Here are three tips on solving a conflict that Glouberman touched upon during his CBC interview:
1) Teach people to not lose track of their interests: When you enter into a conflict you often have a clear goal in mind. Once you get deep into a quarrel with another person, however, it's extremely easy to lose sight of that goal. What happens is that you eventually you end up fighting about something that isn't what you—or often, the other person—wanted in the first place. Globerman says you need to make a point to keep your end-goal in mind and not deviate from it, even when passions start to run high.
2) Take steps to prevent the conflict from escalating: Remember that, typically, it's not in your best interest for a fight to escalate. While Glouberman stresses that understanding this is a very hard lesson to learn, it's also an incredibly valuable one. To keep things from getting out of control, he suggests thinking about the way you fight before you even get into a direct confrontation. Make a list of the knee-jerk reactions you typically have when you're mad (slamming a door, yelling, etc.) and remember that they don't help the situation. Being aware of the reactions you have when you go into a blind rage can help you avoid them when the time comes. Or, at very least, you'll be able to pinpoint when you're moving into dangerous territory and curb the behavior as soon as possible.
3) Listen: It sounds simple enough. But, when you're in the heat of the moment, you often exude all your energy into ensuring the other person understands your point of view. Often, the other person in the conflict does the same. Both of you are right in that understanding each other will help you solve the problem, Glouberman says. But putting 90 percent of your energy into being understood and only 10 percent into understanding means your words will mostly just crash into the other person's without solving anything. Part of understanding is listening, so try to really hear what the other person has to say, and they'll be more inclined to return the favor.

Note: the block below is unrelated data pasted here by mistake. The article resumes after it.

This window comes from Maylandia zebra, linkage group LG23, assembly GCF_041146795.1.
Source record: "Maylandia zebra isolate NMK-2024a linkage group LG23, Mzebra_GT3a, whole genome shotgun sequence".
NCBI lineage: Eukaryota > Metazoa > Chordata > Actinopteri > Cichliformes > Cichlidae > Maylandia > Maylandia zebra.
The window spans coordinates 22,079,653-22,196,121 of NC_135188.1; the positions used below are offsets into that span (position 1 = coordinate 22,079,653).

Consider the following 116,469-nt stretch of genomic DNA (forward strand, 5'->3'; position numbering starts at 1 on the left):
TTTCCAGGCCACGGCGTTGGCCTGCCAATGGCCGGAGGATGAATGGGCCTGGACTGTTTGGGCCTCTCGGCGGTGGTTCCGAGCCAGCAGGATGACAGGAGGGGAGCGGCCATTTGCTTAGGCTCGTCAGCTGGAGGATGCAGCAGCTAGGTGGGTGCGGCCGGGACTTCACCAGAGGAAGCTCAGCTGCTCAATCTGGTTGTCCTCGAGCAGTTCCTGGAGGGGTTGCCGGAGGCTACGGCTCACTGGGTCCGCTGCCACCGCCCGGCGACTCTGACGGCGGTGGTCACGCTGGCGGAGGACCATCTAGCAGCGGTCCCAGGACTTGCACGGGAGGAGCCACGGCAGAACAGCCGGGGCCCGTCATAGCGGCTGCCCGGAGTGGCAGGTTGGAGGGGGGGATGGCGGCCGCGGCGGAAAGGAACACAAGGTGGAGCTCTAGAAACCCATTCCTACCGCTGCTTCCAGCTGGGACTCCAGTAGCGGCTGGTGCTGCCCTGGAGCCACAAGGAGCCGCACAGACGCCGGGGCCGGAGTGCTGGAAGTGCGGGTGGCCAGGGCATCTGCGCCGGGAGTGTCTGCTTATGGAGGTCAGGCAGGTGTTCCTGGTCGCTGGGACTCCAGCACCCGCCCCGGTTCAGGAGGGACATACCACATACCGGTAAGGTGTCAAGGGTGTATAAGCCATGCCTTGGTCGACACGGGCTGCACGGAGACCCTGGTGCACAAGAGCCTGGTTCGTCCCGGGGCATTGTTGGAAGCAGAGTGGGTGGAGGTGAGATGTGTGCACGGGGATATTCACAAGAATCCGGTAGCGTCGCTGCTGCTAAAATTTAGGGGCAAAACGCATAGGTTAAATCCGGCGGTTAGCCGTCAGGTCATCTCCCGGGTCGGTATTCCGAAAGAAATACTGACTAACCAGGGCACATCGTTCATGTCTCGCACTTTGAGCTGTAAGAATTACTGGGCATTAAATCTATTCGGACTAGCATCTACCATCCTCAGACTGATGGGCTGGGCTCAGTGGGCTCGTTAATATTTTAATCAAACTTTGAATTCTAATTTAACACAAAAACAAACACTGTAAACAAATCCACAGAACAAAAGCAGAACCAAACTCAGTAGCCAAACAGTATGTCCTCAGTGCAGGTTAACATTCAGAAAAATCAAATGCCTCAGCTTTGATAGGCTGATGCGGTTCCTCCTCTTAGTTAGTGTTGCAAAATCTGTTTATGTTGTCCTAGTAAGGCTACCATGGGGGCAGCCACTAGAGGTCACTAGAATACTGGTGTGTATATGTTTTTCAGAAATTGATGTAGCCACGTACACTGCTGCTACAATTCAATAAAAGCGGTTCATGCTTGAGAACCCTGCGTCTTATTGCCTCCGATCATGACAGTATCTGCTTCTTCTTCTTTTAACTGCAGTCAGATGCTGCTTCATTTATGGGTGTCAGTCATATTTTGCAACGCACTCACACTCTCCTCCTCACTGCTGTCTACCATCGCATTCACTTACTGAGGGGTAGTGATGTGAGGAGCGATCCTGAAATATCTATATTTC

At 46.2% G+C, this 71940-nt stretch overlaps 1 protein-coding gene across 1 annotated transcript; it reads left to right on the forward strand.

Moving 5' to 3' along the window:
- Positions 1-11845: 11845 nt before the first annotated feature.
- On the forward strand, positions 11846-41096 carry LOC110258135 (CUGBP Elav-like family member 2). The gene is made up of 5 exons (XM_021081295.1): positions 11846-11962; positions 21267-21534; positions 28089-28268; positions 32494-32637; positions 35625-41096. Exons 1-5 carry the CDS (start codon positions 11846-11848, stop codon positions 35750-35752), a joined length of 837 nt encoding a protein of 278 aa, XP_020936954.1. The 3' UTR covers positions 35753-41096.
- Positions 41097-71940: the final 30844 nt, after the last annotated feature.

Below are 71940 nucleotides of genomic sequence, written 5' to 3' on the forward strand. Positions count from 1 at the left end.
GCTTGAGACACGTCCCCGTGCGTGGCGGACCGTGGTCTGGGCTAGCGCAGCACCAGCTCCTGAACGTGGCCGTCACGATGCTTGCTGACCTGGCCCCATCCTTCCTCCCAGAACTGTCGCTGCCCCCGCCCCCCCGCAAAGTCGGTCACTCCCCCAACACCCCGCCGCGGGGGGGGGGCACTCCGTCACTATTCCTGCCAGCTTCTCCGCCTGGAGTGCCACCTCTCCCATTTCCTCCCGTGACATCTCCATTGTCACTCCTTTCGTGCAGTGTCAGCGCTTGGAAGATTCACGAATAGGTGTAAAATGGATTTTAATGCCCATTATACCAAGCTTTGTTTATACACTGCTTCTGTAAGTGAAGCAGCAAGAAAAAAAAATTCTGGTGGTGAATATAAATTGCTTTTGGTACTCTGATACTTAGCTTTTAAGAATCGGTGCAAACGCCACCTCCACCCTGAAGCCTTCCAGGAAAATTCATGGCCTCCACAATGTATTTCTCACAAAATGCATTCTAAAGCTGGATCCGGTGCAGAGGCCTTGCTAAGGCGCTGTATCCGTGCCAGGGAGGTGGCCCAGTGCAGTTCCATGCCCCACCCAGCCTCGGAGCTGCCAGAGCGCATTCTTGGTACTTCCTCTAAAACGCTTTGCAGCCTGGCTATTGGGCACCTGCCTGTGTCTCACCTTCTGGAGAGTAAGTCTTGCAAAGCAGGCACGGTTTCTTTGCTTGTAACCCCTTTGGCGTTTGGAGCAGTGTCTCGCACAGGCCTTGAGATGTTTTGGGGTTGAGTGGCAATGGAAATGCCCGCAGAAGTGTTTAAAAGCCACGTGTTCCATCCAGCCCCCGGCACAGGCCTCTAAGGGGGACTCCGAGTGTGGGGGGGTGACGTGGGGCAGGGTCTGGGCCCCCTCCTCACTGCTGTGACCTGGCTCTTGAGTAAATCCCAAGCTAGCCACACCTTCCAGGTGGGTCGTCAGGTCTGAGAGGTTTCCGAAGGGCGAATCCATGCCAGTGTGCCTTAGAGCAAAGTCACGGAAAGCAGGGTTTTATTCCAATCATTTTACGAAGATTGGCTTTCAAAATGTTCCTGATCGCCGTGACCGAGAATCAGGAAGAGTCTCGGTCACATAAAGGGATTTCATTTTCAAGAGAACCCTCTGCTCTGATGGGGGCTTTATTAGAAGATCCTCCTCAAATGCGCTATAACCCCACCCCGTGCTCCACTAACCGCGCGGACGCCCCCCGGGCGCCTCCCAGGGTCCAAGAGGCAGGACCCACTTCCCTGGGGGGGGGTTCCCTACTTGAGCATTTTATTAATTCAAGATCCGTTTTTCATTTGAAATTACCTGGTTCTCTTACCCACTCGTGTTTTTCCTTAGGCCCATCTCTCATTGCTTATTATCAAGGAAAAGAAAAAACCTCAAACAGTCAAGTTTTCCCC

Glouberman is the author of The Chairs Are Where the People Go (named as one of the best books of 2011 by The New Yorker) and host of the standing-room only non-expert lecture series Trampoline Hall. In his talks, he helps us to master the art of negotiation in all kinds of situations, and, with all kinds of people. To learn how to better talk to people about things, contact The Lavin Agency to book speaker Misha Glouberman.